A coalition of historic preservation groups may sue the city if it doesn’t pursue an alternative to rerouting Brooklyn-Queens Expressway traffic to a highway over the Brooklyn Heights Promenade during a six-year reconstruction plan.
The Historic Districts Council and six other groups penned a January 31 letter to city and state officials warning that the project would “privilege traffic over neighborhoods” and devastate Brooklyn Heights and the historic promenade.
“Transforming the Promenade into a six-lane interstate highway through a ‘temporary’ six-year, multi-billion dollar project would inflict severe environmental, social, and economic harm on the neighboring communities and their tens of thousands of residents—and is unacceptable,” the letter reads.
Historic preservationists say the plan may actually be illegal and fly in the face of city and federal laws and regulations, according to the head of the Historic Districts Council.
“We’re basing our opposition in law, this is not just hearts and minds this is deep concern that this is running against various environmental and preservation laws,” Simeon Bankoff, the executive director of the Historic Districts Council, told Curbed. “The promenade is a national historic landmark, it’s in a historic district, it’s protected under the zoning resolution—if that’s not enough to stop the damaging plan then think about how it undercuts the protective qualities of our laws.”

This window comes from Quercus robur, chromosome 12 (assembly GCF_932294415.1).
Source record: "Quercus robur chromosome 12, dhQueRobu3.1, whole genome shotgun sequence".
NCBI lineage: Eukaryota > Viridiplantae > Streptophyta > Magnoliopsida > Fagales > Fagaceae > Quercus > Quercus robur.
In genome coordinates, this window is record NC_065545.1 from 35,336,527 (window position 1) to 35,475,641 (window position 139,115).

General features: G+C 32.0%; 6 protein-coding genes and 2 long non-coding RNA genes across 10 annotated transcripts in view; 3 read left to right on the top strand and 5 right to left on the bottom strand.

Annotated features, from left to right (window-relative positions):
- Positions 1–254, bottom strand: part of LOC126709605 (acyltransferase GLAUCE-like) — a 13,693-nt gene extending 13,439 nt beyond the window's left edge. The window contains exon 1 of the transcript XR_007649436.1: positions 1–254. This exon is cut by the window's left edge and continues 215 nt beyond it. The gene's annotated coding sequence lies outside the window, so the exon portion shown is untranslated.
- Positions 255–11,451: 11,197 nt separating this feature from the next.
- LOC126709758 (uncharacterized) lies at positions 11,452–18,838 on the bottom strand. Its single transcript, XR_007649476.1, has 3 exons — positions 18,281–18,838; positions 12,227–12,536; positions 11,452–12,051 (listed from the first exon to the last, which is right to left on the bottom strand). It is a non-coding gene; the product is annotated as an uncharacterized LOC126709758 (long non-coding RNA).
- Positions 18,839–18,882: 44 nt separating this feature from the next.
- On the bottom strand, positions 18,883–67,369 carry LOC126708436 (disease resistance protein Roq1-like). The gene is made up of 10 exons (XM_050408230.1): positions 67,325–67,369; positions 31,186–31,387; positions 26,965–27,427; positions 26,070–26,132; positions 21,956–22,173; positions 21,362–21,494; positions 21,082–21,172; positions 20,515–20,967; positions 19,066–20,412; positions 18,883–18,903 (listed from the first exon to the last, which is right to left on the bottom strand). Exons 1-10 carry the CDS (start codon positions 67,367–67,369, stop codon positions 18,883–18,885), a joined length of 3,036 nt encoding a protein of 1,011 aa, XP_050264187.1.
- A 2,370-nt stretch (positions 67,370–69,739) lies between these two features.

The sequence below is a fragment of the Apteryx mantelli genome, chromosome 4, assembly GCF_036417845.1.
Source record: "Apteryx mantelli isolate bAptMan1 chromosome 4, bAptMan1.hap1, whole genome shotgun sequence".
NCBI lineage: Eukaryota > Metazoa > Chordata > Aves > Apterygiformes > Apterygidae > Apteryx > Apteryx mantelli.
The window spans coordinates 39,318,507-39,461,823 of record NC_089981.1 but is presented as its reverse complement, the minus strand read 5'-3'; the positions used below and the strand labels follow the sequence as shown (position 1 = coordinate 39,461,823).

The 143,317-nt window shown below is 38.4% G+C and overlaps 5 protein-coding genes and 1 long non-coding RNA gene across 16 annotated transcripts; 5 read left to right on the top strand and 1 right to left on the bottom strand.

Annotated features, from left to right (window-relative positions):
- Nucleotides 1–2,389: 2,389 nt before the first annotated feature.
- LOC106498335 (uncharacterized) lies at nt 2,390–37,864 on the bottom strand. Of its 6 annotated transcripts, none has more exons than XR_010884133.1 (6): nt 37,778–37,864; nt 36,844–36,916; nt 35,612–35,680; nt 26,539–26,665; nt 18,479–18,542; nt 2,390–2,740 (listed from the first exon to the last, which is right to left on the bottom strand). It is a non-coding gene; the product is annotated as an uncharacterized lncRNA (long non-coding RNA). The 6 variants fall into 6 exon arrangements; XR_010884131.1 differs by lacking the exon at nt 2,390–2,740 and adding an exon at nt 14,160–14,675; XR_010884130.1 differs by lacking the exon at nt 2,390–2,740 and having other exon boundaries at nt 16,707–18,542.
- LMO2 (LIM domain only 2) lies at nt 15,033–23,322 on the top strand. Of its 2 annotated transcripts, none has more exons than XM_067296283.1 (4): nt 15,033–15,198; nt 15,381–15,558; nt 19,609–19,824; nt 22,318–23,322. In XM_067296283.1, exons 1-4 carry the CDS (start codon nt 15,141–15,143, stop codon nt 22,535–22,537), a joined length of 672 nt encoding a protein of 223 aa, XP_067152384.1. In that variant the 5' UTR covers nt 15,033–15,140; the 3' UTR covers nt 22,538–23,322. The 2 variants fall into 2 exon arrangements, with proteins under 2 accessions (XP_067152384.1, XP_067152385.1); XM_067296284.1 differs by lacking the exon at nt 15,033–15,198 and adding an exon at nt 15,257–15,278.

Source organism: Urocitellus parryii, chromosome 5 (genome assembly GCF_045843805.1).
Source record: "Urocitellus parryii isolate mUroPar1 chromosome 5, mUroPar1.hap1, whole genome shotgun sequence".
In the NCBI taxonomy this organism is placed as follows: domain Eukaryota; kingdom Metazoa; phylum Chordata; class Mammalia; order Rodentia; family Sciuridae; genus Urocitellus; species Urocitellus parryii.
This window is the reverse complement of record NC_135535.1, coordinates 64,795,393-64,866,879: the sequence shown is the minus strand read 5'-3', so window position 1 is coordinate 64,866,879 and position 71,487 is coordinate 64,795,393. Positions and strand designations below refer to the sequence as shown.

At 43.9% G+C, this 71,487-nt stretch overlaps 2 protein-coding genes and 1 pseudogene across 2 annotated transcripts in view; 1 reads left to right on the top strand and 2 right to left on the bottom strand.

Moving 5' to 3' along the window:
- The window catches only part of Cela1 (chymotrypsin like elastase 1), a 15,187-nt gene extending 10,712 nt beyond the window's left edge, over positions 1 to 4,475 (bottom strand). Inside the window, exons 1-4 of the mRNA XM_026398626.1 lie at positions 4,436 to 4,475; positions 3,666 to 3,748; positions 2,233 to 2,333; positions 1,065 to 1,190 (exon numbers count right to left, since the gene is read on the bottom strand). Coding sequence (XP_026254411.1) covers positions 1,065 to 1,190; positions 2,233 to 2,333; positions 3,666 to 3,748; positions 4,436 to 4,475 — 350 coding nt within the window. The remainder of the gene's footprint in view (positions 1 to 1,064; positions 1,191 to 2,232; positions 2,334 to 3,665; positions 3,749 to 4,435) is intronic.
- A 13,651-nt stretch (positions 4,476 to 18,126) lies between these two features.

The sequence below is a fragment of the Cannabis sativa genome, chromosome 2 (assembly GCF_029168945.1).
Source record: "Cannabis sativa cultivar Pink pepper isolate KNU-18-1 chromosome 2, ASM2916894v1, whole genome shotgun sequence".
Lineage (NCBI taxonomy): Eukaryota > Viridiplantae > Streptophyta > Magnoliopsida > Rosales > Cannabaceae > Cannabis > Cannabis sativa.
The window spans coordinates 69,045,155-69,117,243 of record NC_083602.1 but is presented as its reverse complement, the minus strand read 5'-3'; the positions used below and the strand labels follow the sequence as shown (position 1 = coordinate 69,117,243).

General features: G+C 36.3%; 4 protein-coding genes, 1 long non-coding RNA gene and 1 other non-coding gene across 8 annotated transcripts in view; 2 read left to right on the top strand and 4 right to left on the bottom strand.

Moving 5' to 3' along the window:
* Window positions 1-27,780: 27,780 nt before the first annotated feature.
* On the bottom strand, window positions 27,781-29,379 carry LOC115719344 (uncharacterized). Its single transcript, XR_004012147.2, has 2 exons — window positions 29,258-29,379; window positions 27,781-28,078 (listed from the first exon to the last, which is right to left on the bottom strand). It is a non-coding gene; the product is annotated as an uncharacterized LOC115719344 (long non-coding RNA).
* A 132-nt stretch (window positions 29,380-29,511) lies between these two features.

The city’s Department of Transportation (DOT) has proposed two options to repair the 1.5-mile stretch of the BQE: The first would replace the promenade with an elevated six-lane highway for six years while portions of the freeway are rebuilt. The second option would reconstruct the road lane-by-lane—closing portions of the highway and the promenade as needed—and partially divert traffic onto local roads.
But critics have panned the plans and some groups, such as the Brooklyn Heights Association, have proposed their own alternative. The coalition of preservationist groups hope the city will buckle under pressure and go with a less invasive plan, said another top preservationist.
“We want the city to finally proposes one of the many alternatives that it already has because there is absolutely no need for this destructive elevated highway,” Peg Breen, the president of The New York Landmarks Conservancy, told Curbed. “That highway is going to come dangerously close to 19th century landmark buildings—and who knows what type of damage six lanes of traffic pounding next to those buildings will do.”
The DOT is currently reviewing alternative proposals.